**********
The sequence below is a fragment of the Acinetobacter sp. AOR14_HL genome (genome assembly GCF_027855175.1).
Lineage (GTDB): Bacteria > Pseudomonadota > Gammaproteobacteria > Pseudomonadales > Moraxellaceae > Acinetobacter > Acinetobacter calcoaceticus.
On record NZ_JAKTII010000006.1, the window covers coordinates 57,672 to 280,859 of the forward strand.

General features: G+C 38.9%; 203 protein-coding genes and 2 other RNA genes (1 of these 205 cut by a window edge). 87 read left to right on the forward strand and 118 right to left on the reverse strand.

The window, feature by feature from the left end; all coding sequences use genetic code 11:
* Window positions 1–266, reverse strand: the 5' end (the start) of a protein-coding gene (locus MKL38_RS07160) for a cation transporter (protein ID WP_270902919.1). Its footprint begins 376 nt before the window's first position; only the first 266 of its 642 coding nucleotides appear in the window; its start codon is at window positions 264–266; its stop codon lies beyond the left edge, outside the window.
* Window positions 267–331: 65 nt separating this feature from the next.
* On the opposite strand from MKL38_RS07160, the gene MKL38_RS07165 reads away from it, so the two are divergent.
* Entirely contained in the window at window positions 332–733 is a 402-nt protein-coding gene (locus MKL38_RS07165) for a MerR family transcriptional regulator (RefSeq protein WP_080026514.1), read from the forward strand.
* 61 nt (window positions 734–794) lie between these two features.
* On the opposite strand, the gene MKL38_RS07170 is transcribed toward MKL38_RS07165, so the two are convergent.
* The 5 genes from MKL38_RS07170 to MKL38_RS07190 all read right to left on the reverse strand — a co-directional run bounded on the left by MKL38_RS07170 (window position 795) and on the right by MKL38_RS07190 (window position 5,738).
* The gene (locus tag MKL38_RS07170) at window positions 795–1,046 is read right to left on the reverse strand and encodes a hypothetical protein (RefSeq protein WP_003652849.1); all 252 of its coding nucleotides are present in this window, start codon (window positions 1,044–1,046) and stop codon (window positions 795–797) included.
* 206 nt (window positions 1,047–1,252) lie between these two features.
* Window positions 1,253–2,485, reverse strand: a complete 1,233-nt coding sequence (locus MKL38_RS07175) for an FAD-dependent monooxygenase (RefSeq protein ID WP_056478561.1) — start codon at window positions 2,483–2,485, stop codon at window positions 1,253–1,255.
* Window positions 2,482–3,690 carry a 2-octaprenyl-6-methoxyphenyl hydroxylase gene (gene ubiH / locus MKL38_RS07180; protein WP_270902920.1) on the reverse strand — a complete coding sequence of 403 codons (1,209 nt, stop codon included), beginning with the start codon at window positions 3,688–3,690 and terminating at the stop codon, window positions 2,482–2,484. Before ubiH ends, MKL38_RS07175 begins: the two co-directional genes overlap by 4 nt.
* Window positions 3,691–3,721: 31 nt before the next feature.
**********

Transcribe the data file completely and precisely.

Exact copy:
The sequence below is a fragment of the Acinetobacter sp. AOR14_HL genome (genome assembly GCF_027855175.1).
Lineage (GTDB): Bacteria > Pseudomonadota > Gammaproteobacteria > Pseudomonadales > Moraxellaceae > Acinetobacter > Acinetobacter calcoaceticus.
On record NZ_JAKTII010000006.1, the window covers coordinates 57,672 to 280,859 of the forward strand.

General features: G+C 38.9%; 203 protein-coding genes and 2 other RNA genes (1 of these 205 cut by a window edge). 87 read left to right on the forward strand and 118 right to left on the reverse strand.

The window, feature by feature from the left end; all coding sequences use genetic code 11:
* Window positions 1–266, reverse strand: the 5' end (the start) of a protein-coding gene (locus MKL38_RS07160) for a cation transporter (protein ID WP_270902919.1). Its footprint begins 376 nt before the window's first position; only the first 266 of its 642 coding nucleotides appear in the window; its start codon is at window positions 264–266; its stop codon lies beyond the left edge, outside the window.
* Window positions 267–331: 65 nt separating this feature from the next.
* On the opposite strand from MKL38_RS07160, the gene MKL38_RS07165 reads away from it, so the two are divergent.
* Entirely contained in the window at window positions 332–733 is a 402-nt protein-coding gene (locus MKL38_RS07165) for a MerR family transcriptional regulator (RefSeq protein WP_080026514.1), read from the forward strand.
* 61 nt (window positions 734–794) lie between these two features.
* On the opposite strand, the gene MKL38_RS07170 is transcribed toward MKL38_RS07165, so the two are convergent.
* The 5 genes from MKL38_RS07170 to MKL38_RS07190 all read right to left on the reverse strand — a co-directional run bounded on the left by MKL38_RS07170 (window position 795) and on the right by MKL38_RS07190 (window position 5,738).
* The gene (locus tag MKL38_RS07170) at window positions 795–1,046 is read right to left on the reverse strand and encodes a hypothetical protein (RefSeq protein WP_003652849.1); all 252 of its coding nucleotides are present in this window, start codon (window positions 1,044–1,046) and stop codon (window positions 795–797) included.
* 206 nt (window positions 1,047–1,252) lie between these two features.
* Window positions 1,253–2,485, reverse strand: a complete 1,233-nt coding sequence (locus MKL38_RS07175) for an FAD-dependent monooxygenase (RefSeq protein ID WP_056478561.1) — start codon at window positions 2,483–2,485, stop codon at window positions 1,253–1,255.
* Window positions 2,482–3,690 carry a 2-octaprenyl-6-methoxyphenyl hydroxylase gene (gene ubiH / locus MKL38_RS07180; protein WP_270902920.1) on the reverse strand — a complete coding sequence of 403 codons (1,209 nt, stop codon included), beginning with the start codon at window positions 3,688–3,690 and terminating at the stop codon, window positions 2,482–2,484. Before ubiH ends, MKL38_RS07175 begins: the two co-directional genes overlap by 4 nt.
* Window positions 3,691–3,721: 31 nt before the next feature.